Am I saying a stylus is pointless? No. It might make some input scenarios efficient. But as a primary input device? No. I still play my DS games with buttons until the game in question forces me to use a stylus, simply because I find using buttons more efficient than using the stylus.

On multitasking, all the mobile OS's have a problem: how do you handle context switching? Maybe ARM has less advanced context switching modes (after all, it doesn't have gobbles of cache like a desktop processor does) to simplify design or save power. Maybe to keep the OS kernel footprint small, the scheduling and task handlers are simpler. Remember, the more features you add, the more resources it needs. Sure, you could have two apps running side by side, but how often do you see yourself doing that? How much of a "this is a dire need" feature is it? Remember, we have to cater to most of the population. I'm sure most of us on the forums are rocking awesome rigs with dual monitors. Most of the world isn't set up like that.

As far as using real estate goes... well the major problem is that your resolution gamut is wide on Android and even iOS devices. And they should all look the same regardless of which platform because of a little thing called consistency. So you can design for tablets in mind from say a smart phone app, but you can't deviate too far. Otherwise you may confuse and frustrate users. And the other thing is that it depends on what content the app is serving. Something like news feeds and Facebook are easy: it's text. More real estate? More text! But try a primarily graphical application, where it scales with resolution. Do you really want to make another version just for larger real estate screens? And even then, your only knowledge of real estate is pixel resolution, not spatial resolution. So say you design an app that takes advantage of 7" 720p tablets. Well... my phone has a 3.5" 720p screen, whoops, everything's smaller.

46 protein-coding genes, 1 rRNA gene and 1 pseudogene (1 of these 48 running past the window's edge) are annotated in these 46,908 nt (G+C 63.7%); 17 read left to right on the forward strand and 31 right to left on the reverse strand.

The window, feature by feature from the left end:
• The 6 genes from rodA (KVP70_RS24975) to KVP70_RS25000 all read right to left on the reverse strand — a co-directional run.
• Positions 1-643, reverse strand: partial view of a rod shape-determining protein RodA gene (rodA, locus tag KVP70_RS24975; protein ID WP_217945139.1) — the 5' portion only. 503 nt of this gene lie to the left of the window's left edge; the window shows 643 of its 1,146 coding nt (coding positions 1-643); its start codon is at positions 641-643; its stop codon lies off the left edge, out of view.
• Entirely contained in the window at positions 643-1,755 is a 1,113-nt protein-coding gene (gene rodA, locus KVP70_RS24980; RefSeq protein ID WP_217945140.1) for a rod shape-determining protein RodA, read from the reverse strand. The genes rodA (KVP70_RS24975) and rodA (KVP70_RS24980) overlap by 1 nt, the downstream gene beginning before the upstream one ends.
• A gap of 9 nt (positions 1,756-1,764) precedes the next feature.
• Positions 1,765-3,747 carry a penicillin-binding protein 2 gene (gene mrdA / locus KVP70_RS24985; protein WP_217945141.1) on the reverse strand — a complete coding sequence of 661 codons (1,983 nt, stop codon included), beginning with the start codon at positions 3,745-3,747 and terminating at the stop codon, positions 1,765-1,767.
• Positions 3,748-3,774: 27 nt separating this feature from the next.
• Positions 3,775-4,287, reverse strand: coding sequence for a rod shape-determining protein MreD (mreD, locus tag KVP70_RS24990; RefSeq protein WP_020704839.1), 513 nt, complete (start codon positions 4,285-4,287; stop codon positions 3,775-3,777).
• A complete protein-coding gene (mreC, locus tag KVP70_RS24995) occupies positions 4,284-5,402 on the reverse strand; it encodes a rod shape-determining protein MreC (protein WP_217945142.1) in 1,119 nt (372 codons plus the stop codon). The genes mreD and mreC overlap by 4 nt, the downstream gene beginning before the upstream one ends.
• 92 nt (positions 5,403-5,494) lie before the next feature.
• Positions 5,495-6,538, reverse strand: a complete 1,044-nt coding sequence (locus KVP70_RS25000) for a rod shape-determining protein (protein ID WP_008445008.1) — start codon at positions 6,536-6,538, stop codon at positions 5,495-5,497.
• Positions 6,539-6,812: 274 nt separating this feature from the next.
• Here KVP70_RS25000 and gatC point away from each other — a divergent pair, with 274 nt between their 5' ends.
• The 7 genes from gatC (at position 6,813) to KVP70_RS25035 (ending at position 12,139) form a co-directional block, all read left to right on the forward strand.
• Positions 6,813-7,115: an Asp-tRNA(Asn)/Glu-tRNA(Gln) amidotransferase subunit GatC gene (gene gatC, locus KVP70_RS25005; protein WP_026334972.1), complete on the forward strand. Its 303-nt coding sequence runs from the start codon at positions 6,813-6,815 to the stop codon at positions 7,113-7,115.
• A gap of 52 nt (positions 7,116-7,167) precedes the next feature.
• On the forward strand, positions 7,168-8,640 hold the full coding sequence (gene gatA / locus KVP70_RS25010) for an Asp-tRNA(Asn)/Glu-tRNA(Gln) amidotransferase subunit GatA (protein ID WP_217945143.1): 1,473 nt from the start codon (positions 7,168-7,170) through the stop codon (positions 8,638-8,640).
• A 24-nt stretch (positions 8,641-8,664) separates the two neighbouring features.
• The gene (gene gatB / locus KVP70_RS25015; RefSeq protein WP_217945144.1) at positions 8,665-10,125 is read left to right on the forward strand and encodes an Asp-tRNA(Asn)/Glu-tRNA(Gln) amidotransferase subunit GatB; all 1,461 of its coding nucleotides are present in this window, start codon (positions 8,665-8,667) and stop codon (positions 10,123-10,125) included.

Lastly... about freeware applications you can find on Windows, 9 times out of 10, they'll bundle other software because sponsorship will pay. You can't do that with any of the market places, because the developer has no control over how distribution and installation is done.


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 Post subject: Re: Best Tablet for the money?
PostPosted: Tue Oct 09, 2012 5:32 am 
Bitchin' Fast 3D Z8000
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In your opinion,

Can a tablet become more productive or is it at it's pinnacle?
What enhancements do you think can help?